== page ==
Implicit Using Statements In .NET 6

In a previous post, we talked about the coming ability to use global using statements in C# 10. The main benefit being that you were now able to avoid the clutter of declaring namespaces over and over (Things like using System etc) in every single file. I personally think it’s a great feature!

So it only makes sense that when you create a new .NET 6 project, that global usings are implemented right off the bat. After all, if you create a new web project, there are many many files auto generated as part of the template that will call upon things like System or System.IO, and it makes sense to just use GlobalUsings straight away from the start right?

Well… .NET 6 have solved the problem in a different way. With Implicit Using statements, your code will have almost invisible using statements declared globally! Let’s take a look at this new feature, and how it works.

Getting Setup With .NET 6 Preview

At the time of writing, .NET 6 is in preview, and is not currently available in general release. That doesn’t mean it’s hard to set up, it just means that generally you’re not going to have it already installed on your machine if you haven’t already been playing with some of the latest fandangle features.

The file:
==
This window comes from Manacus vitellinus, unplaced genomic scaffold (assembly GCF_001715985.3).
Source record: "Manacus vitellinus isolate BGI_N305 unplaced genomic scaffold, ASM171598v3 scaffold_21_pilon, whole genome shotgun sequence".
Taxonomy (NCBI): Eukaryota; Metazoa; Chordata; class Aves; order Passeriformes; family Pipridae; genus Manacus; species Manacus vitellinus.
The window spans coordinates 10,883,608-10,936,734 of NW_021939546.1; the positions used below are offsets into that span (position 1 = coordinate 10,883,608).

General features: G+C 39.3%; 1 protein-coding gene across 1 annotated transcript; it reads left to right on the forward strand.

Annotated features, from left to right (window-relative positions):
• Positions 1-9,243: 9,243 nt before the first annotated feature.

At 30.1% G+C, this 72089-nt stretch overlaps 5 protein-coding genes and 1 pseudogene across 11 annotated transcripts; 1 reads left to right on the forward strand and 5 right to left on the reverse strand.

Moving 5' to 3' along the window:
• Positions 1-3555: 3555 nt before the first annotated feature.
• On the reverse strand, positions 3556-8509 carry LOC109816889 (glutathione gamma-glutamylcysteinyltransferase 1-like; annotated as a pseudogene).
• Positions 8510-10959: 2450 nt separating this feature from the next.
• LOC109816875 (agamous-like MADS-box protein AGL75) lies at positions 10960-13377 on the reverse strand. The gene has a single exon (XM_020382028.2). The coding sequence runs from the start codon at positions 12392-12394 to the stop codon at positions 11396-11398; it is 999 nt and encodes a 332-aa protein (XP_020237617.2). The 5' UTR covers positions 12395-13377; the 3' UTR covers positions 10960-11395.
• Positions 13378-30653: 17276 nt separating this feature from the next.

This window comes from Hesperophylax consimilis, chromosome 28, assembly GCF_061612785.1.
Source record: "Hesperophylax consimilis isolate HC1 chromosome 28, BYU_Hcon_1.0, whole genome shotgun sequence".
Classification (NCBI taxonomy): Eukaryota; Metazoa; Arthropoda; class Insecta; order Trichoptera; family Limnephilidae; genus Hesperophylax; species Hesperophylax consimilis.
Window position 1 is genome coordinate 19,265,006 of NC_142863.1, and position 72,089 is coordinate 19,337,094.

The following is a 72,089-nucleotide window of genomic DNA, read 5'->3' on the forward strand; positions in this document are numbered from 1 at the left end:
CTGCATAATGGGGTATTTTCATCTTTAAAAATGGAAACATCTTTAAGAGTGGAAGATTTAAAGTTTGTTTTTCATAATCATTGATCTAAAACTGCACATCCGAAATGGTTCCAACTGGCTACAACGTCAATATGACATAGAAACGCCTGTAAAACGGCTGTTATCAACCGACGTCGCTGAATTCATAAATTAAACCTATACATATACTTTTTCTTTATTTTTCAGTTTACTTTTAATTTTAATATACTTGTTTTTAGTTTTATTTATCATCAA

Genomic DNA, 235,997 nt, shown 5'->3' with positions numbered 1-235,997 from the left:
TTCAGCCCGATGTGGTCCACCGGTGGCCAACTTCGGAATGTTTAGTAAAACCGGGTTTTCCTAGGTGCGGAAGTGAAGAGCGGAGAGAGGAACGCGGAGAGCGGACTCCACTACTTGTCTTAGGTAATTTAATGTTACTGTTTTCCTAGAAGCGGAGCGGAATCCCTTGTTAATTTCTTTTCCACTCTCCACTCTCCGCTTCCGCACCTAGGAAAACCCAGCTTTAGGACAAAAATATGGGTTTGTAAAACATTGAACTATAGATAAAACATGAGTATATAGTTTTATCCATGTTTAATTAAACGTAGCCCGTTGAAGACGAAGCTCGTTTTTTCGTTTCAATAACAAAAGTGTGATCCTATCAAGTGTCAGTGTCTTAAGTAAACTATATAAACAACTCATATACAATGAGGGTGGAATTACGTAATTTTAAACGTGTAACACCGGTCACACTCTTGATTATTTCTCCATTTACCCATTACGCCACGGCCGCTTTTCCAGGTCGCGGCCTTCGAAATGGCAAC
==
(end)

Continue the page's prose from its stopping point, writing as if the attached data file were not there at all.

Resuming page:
To get set up using .NET 6, you can go and read out guide here : https://dotnetcoretutorials.com/2021/03/13/getting-setup-with-net-6-preview/

Remember, this feature is *only* available in .NET 6. Not .NET 5, not .NET Core 3.1, or any other version you can think of. 6.

Implicit Global Usings

Implicit Global Usings are actually a hidden auto generated file, inside your obj folder, that declares global using statements behind the scenes. Again, this is only the case for .NET 6 and C# 10. In my case, if I go to my project folder then go obj/Debug/net6.0, I will find a file titled “RandomNumbers.ImplicitNamespaceImports.cs”.

Opening this file, I can see it contains the following :

global using global::System;
global using global::System.Collections.Generic;
global using global::System.IO;
global using global::System.Linq;
global using global::System.Net.Http;
global using global::System.Threading;
global using global::System.Threading.Tasks;

Note the fact this is an auto generated file, and we can’t actually edit it here. But we can see that it declares a whole heap of global using statements for us.

The project I am demoing this from is actually a console application, but each main project SDK type has their own global imports.

Console/Library

System
System.Collections.Generic
System.IO
System.Linq
System.Net.Http
System.Threading
System.Threading.Tasks

Web

In addition to the console/library namespaces :

System.Net.Http.Json
Microsoft.AspNetCore.Builder
Microsoft.AspNetCore.Hosting
Microsoft.AspNetCore.Http
Microsoft.AspNetCore.Routing
Microsoft.Extensions.Configuration
Microsoft.Extensions.DependencyInjection
Microsoft.Extensions.Hosting
Microsoft.Extensions.Logging

Worker

In addition to the console/library namespaces :

Microsoft.Extensions.Configuration
Microsoft.Extensions.DependencyInjection
Microsoft.Extensions.Hosting
Microsoft.Extensions.Logging

Of course, if you are unsure, you can always quickly create a project of a certain type and check the obj folder for what’s inside.

If we try and import a namespace that previously appeared in our implicit global usings, we will get the usual warning.

Opting Out